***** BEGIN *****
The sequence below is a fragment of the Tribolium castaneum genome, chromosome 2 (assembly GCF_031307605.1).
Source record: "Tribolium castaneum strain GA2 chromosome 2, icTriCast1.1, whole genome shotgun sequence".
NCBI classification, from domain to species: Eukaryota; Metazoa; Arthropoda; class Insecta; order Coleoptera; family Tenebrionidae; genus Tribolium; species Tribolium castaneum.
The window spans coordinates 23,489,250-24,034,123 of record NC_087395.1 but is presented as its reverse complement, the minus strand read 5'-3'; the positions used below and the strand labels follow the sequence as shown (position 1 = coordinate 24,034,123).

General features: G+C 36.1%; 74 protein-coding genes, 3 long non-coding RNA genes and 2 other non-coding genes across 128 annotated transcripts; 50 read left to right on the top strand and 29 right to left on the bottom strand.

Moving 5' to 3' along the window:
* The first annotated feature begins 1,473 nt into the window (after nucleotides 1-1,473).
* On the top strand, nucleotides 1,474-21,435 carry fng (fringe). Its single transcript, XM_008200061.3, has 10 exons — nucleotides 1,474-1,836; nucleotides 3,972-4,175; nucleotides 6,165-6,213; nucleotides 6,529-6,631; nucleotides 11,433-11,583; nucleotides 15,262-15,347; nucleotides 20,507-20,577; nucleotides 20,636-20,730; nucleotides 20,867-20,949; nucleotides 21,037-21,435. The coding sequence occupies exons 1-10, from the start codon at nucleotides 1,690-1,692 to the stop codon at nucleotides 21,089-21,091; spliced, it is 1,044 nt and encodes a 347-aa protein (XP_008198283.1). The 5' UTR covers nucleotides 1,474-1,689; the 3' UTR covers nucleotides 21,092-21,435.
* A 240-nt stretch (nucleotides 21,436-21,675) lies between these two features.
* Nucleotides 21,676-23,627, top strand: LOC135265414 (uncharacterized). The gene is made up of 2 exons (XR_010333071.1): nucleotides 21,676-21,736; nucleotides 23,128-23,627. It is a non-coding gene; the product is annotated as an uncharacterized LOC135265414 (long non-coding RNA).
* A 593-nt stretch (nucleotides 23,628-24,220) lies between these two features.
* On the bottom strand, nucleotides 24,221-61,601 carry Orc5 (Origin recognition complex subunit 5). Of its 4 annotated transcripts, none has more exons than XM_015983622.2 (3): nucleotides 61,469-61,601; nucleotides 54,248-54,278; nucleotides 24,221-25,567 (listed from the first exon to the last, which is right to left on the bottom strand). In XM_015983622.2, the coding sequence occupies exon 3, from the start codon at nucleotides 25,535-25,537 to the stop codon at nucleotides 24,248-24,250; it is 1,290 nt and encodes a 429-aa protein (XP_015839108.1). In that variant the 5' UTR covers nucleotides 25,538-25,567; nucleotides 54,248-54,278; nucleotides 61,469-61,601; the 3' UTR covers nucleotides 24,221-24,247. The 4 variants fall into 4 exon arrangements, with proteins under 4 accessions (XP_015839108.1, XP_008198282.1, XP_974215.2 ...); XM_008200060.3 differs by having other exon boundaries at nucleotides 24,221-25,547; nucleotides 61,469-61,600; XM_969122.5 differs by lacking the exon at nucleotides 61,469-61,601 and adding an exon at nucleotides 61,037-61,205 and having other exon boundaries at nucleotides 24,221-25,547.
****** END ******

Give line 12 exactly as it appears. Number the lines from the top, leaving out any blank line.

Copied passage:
* On the bottom strand, nucleotides 24,221-61,601 carry Orc5 (Origin recognition complex subunit 5). Of its 4 annotated transcripts, none has more exons than XM_015983622.2 (3): nucleotides 61,469-61,601; nucleotides 54,248-54,278; nucleotides 24,221-25,567 (listed from the first exon to the last, which is right to left on the bottom strand). In XM_015983622.2, the coding sequence occupies exon 3, from the start codon at nucleotides 25,535-25,537 to the stop codon at nucleotides 24,248-24,250; it is 1,290 nt and encodes a 429-aa protein (XP_015839108.1). In that variant the 5' UTR covers nucleotides 25,538-25,567; nucleotides 54,248-54,278; nucleotides 61,469-61,601; the 3' UTR covers nucleotides 24,221-24,247. The 4 variants fall into 4 exon arrangements, with proteins under 4 accessions (XP_015839108.1, XP_008198282.1, XP_974215.2 ...); XM_008200060.3 differs by having other exon boundaries at nucleotides 24,221-25,547; nucleotides 61,469-61,600; XM_969122.5 differs by lacking the exon at nucleotides 61,469-61,601 and adding an exon at nucleotides 61,037-61,205 and having other exon boundaries at nucleotides 24,221-25,547.